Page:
A moment ago, I was ready to commit myself to the faithful friend who's supported and stood by me all these years. Then Jimmy showed up, and everything became a question. Now, here I am at the eleventh hour, wondering what might happen, who will I be, if I allow my passion to be swayed by this dangerous bad boy. Crystallized moments like this one arise in every woman's life. Moments of truth in which she makes the choices that guide her destiny. Moments that ultimately write the story of her.

Sugar or spice? I agonize. Naughty or nice?

Sensible angels whisper in my ear, but the runaway bride in me is getting restless. I am a type A "leap and a net will appear" risk-taker, and if I trust that God made me this way for a reason, then I have to believe that the risk will be worth it in the long run. Experience has taught me that we all stumble and fall; faith assures me that He'll be there to catch me when I do. My heart speaks, and I listen.

I chose Jimmy.

Jimmy Choo, that is. A fabulous pair of four-inch platform slingbacks. Setting aside the safe-and-sane character shoes I was planning to wear onstage tonight, I cast my lot with the bad boy. Oh, I know what you're thinking, and, yeah, it's not exactly Sophie's Choice. But this is Oscar night. I'm about to step out onstage in front of thousands of people -- friends, colleagues, peers, people I hope and dream of working with -- plus my parents and everyone else watching the live broadcast on television.

People keep reminding me that billions -- with a b as in bombastic and boy howdy! -- yes, billions of people all over the world will be tuned in. Even in the coziest venues, performers can and do get hurt onstage all the time. There's a broken toe for every light on Broadway. But I'm not as concerned for myself as I am for the burgeoning cast of backup dancers. This is a huge shot of résumé adrenaline for most of these kids; I don't want it to turn into some tragicomic YouTube video labeled "Cheno Falls on Ass." On the other hand, when you're four feet eleven inches you get pretty comfortable in heels.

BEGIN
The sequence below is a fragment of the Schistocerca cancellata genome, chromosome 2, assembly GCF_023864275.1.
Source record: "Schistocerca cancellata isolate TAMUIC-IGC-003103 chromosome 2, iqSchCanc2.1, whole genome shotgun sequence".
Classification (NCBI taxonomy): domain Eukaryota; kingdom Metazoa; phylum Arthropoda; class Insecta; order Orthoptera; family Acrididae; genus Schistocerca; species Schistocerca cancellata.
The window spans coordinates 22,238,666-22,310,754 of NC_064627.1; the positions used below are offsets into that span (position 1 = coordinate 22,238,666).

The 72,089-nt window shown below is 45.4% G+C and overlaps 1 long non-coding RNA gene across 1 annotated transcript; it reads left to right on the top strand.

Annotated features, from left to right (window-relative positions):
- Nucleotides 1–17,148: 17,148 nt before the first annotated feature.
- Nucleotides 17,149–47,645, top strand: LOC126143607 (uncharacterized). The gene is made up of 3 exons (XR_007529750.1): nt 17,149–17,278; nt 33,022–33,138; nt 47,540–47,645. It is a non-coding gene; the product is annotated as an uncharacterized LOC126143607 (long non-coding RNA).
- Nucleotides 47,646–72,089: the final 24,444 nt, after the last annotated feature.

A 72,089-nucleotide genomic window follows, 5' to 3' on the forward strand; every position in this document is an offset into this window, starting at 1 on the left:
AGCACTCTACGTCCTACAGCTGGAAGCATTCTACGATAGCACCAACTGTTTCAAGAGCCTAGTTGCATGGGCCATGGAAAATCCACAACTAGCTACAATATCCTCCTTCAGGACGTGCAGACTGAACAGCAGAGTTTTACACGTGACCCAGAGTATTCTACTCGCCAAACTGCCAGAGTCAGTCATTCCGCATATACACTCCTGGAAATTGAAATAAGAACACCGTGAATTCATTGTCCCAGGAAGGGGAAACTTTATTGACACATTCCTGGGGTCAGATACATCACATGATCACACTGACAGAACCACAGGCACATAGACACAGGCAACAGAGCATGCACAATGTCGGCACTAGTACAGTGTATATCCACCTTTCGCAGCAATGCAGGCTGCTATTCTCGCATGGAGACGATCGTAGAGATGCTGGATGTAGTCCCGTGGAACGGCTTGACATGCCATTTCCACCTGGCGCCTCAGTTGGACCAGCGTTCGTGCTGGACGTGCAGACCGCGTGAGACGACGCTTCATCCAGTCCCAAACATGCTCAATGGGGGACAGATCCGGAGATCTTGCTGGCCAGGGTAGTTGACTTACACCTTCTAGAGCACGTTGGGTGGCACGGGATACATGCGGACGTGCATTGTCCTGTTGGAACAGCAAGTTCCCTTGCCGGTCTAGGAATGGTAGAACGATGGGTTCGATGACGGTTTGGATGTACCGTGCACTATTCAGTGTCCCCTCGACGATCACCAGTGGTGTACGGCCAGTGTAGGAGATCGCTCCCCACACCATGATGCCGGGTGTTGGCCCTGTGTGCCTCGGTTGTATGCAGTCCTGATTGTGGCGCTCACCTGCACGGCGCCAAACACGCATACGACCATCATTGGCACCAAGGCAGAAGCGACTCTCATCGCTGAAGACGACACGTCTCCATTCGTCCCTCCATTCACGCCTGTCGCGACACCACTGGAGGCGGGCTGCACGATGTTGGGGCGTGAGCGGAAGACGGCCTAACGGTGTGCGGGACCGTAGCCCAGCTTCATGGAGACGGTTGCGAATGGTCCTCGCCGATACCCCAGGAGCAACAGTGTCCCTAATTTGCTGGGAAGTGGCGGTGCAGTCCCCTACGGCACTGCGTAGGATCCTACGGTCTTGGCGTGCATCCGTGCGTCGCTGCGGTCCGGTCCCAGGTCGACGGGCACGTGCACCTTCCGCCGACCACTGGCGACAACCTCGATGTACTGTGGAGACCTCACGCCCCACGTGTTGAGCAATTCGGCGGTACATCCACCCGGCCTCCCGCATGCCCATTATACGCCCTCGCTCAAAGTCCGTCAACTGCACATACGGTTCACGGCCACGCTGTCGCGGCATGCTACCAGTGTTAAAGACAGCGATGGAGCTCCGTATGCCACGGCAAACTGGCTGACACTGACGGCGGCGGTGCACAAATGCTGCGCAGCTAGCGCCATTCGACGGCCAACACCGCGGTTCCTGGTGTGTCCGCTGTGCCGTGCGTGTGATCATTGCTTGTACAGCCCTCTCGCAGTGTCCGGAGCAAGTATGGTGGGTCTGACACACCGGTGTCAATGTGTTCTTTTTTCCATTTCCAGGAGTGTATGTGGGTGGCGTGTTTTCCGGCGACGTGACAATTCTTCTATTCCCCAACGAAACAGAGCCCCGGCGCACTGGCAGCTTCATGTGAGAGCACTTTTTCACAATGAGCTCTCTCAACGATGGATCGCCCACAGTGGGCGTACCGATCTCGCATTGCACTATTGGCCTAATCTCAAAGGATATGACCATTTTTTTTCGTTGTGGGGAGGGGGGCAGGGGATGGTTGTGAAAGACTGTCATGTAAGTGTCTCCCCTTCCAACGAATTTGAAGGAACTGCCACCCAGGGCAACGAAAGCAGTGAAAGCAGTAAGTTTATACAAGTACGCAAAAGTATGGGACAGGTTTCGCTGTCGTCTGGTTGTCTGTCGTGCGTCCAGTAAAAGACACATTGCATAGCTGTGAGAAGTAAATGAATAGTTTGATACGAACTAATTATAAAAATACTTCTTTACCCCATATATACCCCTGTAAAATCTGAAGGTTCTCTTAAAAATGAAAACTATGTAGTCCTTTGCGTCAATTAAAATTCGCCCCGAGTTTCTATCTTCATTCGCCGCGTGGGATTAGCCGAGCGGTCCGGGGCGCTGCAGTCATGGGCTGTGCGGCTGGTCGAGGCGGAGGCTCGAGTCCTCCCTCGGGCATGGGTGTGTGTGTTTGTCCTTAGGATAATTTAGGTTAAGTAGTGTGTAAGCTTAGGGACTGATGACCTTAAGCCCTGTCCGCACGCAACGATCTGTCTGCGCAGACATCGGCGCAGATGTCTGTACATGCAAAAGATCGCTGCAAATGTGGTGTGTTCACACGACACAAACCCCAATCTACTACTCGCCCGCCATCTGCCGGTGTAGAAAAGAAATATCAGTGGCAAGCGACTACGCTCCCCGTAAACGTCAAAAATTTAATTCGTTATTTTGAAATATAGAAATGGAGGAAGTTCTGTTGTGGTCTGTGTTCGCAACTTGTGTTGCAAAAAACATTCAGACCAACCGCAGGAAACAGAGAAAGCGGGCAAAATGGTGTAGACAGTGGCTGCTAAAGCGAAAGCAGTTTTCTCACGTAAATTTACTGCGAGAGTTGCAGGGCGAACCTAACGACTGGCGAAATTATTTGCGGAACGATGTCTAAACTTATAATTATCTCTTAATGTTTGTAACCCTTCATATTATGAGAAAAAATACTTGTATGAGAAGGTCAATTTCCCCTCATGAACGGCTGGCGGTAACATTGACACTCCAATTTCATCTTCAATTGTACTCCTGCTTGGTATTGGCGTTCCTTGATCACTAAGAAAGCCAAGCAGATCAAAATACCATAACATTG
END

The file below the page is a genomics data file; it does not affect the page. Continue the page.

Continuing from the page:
"A nice pair of Jimmy Choos never hurt anyone," I tell my friend Denny, but I take the precaution of having the soles rubbered for slip-resistance. (Faith is fine, but the Lord helps those who help themselves, right?)

I'll be performing "That's How You Know," one of three Oscar-nominated songs written by Alan Menken and Stephen Schwartz for Disney's frothy fairy tale Enchanted. As Tilda Swinton collects the Best Supporting Actress Oscar for Michael Clayton, the backstage cavern turns into an anthill of scurrying crew members preparing for my number, which is being staged in full-on Broadway showstopper style. Joining me on the sweeping two-story set is a village-size cast including half a dozen dancing brides niftily accessorized with dancing grooms, quick-stepping waiters, acrobatically inclined construction workers, happy townies, multiculti mariachis, and (putting us indisputably over the top) a marching band. Against a miniature backdrop of Manhattan, a battalion of gorgeous guys will form sort of a hunkpowered elevator and pass me bodily off an ornate, ten-foot-tall bridge.